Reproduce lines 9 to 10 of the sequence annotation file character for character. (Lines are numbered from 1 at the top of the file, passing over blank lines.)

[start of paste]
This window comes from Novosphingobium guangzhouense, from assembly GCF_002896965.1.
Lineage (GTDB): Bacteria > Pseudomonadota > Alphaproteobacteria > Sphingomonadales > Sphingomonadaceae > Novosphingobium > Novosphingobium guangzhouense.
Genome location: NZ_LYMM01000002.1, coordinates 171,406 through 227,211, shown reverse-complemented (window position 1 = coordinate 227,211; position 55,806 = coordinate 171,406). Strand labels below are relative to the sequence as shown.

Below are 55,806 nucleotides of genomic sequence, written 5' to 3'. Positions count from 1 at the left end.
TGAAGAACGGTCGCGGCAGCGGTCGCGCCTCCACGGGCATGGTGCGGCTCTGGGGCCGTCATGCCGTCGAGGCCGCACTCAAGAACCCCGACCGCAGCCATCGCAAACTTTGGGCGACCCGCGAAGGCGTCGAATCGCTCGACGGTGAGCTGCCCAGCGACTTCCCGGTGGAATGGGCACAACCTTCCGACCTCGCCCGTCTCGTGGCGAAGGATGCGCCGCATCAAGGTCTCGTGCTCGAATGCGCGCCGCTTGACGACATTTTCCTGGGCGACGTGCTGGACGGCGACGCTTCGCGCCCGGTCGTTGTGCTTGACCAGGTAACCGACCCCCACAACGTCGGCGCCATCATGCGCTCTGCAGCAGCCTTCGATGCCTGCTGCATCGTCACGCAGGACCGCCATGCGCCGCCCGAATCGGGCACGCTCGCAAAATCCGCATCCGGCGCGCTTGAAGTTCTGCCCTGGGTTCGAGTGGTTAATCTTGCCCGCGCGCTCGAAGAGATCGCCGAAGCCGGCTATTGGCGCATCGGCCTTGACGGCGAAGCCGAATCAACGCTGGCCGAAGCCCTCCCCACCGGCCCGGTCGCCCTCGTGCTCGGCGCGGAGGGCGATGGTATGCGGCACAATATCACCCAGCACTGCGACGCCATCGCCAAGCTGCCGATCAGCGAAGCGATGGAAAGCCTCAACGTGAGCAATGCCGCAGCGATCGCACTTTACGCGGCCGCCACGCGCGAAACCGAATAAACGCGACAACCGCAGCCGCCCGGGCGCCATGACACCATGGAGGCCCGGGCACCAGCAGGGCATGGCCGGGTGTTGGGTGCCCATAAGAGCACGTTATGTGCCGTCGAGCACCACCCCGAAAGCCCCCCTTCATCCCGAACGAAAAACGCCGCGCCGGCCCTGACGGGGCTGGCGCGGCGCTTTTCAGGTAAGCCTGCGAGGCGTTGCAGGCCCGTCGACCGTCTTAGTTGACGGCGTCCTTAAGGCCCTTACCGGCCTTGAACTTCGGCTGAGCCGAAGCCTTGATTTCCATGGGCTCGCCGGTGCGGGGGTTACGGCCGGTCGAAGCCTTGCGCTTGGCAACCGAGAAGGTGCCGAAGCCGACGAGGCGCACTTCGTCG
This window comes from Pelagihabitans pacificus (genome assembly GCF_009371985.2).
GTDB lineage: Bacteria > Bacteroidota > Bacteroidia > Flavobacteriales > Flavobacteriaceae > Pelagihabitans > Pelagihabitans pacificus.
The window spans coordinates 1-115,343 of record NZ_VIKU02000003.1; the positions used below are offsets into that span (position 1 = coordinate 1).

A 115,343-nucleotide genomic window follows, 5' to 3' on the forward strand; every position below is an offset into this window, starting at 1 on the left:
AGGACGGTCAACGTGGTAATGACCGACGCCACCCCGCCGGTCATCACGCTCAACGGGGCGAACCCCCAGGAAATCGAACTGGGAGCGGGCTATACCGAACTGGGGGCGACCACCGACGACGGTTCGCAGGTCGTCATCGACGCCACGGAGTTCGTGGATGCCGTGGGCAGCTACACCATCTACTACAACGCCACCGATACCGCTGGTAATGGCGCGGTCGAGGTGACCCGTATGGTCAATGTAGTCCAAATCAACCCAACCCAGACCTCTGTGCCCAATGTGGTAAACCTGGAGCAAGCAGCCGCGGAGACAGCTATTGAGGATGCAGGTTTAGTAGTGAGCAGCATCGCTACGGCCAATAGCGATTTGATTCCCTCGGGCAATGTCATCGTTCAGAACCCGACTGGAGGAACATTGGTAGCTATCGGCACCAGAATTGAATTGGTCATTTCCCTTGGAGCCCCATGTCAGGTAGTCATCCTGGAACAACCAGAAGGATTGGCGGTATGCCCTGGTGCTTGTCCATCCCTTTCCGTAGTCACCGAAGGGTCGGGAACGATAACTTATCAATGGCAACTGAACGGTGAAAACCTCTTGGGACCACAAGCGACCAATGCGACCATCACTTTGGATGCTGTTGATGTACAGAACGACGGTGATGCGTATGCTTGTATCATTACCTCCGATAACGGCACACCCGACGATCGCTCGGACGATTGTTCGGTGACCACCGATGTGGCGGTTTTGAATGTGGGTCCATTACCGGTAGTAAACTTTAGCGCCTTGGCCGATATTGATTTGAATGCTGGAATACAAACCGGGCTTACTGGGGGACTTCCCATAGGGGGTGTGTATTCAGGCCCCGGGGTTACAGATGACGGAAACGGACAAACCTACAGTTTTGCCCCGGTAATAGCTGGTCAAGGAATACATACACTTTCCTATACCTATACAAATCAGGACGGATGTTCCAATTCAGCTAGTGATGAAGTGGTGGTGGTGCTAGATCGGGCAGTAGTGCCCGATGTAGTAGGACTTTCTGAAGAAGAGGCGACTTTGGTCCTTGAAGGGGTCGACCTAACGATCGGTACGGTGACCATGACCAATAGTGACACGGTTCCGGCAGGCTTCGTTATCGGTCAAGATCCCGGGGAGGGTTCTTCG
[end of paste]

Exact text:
A 115,343-nucleotide genomic window follows, 5' to 3' on the forward strand; every position below is an offset into this window, starting at 1 on the left:
AGGACGGTCAACGTGGTAATGACCGACGCCACCCCGCCGGTCATCACGCTCAACGGGGCGAACCCCCAGGAAATCGAACTGGGAGCGGGCTATACCGAACTGGGGGCGACCACCGACGACGGTTCGCAGGTCGTCATCGACGCCACGGAGTTCGTGGATGCCGTGGGCAGCTACACCATCTACTACAACGCCACCGATACCGCTGGTAATGGCGCGGTCGAGGTGACCCGTATGGTCAATGTAGTCCAAATCAACCCAACCCAGACCTCTGTGCCCAATGTGGTAAACCTGGAGCAAGCAGCCGCGGAGACAGCTATTGAGGATGCAGGTTTAGTAGTGAGCAGCATCGCTACGGCCAATAGCGATTTGATTCCCTCGGGCAATGTCATCGTTCAGAACCCGACTGGAGGAACATTGGTAGCTATCGGCACCAGAATTGAATTGGTCATTTCCCTTGGAGCCCCATGTCAGGTAGTCATCCTGGAACAACCAGAAGGATTGGCGGTATGCCCTGGTGCTTGTCCATCCCTTTCCGTAGTCACCGAAGGGTCGGGAACGATAACTTATCAATGGCAACTGAACGGTGAAAACCTCTTGGGACCACAAGCGACCAATGCGACCATCACTTTGGATGCTGTTGATGTACAGAACGACGGTGATGCGTATGCTTGTATCATTACCTCCGATAACGGCACACCCGACGATCGCTCGGACGATTGTTCGGTGACCACCGATGTGGCGGTTTTGAATGTGGGTCCATTACCGGTAGTAAACTTTAGCGCCTTGGCCGATATTGATTTGAATGCTGGAATACAAACCGGGCTTACTGGGGGACTTCCCATAGGGGGTGTGTATTCAGGCCCCGGGGTTACAGATGACGGAAACGGACAAACCTACAGTTTTGCCCCGGTAATAGCTGGTCAAGGAATACATACACTTTCCTATACCTATACAAATCAGGACGGATGTTCCAATTCAGCTAGTGATGAAGTGGTGGTGGTGCTAGATCGGGCAGTAGTGCCCGATGTAGTAGGACTTTCTGAAGAAGAGGCGACTTTGGTCCTTGAAGGGGTCGACCTAACGATCGGTACGGTGACCATGACCAATAGTGACACGGTTCCGGCAGGCTTCGTTATCGGTCAAGATCCCGGGGAGGGTTCTTCG